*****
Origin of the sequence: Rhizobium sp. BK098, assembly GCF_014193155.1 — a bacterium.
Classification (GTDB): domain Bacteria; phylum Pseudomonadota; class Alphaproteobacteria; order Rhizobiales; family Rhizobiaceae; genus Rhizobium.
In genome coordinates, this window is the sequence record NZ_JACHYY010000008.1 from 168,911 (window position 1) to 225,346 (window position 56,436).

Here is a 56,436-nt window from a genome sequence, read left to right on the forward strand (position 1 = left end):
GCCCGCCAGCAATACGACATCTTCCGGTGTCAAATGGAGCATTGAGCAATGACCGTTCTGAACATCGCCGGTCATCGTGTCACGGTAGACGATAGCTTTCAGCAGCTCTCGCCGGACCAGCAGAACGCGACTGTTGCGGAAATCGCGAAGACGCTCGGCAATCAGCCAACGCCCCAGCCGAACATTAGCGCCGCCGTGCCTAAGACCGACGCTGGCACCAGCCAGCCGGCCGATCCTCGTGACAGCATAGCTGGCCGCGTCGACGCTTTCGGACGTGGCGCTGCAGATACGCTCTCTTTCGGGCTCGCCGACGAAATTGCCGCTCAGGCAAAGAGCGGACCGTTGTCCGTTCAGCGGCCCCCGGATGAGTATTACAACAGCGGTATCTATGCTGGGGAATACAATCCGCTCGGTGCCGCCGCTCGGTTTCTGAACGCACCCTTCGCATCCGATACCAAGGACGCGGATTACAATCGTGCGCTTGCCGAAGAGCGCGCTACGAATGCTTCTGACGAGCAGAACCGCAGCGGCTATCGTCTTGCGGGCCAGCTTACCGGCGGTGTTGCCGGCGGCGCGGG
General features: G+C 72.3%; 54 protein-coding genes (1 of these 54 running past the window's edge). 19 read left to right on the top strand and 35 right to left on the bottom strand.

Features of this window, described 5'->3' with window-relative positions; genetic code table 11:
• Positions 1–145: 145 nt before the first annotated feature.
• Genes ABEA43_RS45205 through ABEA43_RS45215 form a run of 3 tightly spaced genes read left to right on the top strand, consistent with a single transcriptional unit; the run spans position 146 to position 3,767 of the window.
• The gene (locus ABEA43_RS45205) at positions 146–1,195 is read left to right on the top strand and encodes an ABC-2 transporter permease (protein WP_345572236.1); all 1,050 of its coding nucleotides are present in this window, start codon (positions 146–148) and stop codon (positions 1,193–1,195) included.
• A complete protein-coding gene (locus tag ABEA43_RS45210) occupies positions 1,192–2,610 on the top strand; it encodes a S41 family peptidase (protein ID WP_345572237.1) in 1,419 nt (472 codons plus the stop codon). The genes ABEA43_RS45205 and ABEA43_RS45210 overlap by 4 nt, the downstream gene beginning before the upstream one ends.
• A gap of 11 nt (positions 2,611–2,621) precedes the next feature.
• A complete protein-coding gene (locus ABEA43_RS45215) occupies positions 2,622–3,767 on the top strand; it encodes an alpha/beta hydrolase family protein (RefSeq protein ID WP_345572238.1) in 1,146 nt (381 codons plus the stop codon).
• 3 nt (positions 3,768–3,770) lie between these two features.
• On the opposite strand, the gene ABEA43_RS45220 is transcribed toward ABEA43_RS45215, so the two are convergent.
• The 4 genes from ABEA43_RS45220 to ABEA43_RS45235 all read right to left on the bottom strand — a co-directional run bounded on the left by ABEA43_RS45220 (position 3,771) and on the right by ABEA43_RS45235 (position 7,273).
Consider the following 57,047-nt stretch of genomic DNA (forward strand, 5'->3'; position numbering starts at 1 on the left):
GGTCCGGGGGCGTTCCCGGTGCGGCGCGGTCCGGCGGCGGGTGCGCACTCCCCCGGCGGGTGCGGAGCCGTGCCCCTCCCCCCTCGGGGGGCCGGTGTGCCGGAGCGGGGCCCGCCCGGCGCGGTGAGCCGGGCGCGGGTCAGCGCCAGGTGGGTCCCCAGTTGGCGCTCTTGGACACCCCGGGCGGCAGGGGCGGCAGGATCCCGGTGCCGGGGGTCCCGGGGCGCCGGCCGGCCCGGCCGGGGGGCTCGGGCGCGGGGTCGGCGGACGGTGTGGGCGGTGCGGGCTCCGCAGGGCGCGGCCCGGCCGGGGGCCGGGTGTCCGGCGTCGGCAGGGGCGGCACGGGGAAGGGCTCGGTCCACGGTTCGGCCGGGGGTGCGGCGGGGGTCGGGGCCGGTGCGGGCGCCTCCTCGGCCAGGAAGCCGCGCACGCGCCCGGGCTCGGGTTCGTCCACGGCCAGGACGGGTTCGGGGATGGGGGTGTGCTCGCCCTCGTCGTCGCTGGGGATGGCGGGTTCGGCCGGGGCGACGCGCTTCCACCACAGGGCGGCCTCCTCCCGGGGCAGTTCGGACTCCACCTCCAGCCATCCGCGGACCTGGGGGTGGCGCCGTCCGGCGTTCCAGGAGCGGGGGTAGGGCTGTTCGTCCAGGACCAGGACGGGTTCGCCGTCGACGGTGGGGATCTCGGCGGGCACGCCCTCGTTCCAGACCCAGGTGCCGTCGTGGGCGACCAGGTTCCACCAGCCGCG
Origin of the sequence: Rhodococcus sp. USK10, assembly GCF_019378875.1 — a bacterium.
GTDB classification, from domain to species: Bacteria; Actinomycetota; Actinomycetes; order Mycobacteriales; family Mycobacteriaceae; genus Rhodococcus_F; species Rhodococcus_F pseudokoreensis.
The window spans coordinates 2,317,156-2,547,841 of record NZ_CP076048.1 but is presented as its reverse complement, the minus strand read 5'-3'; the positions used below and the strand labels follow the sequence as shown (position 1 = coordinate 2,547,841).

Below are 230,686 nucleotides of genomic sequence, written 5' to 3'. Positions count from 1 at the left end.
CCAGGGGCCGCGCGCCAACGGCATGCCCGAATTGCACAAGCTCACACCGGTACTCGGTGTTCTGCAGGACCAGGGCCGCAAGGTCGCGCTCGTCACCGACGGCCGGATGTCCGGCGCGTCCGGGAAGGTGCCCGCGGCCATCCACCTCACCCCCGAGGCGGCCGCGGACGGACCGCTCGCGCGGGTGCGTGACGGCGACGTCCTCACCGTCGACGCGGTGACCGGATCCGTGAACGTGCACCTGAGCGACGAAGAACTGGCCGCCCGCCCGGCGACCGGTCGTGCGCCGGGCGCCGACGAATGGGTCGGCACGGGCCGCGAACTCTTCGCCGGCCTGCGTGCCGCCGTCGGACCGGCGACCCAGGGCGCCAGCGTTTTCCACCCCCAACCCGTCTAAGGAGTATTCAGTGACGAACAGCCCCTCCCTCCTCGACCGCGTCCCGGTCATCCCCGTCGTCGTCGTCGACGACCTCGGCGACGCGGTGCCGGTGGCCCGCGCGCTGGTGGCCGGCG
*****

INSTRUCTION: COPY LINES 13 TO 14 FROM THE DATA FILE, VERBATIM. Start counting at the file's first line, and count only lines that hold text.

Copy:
• A complete protein-coding gene (locus ABEA43_RS45215) occupies positions 2,622–3,767 on the top strand; it encodes an alpha/beta hydrolase family protein (RefSeq protein ID WP_345572238.1) in 1,146 nt (381 codons plus the stop codon).
• 3 nt (positions 3,768–3,770) lie between these two features.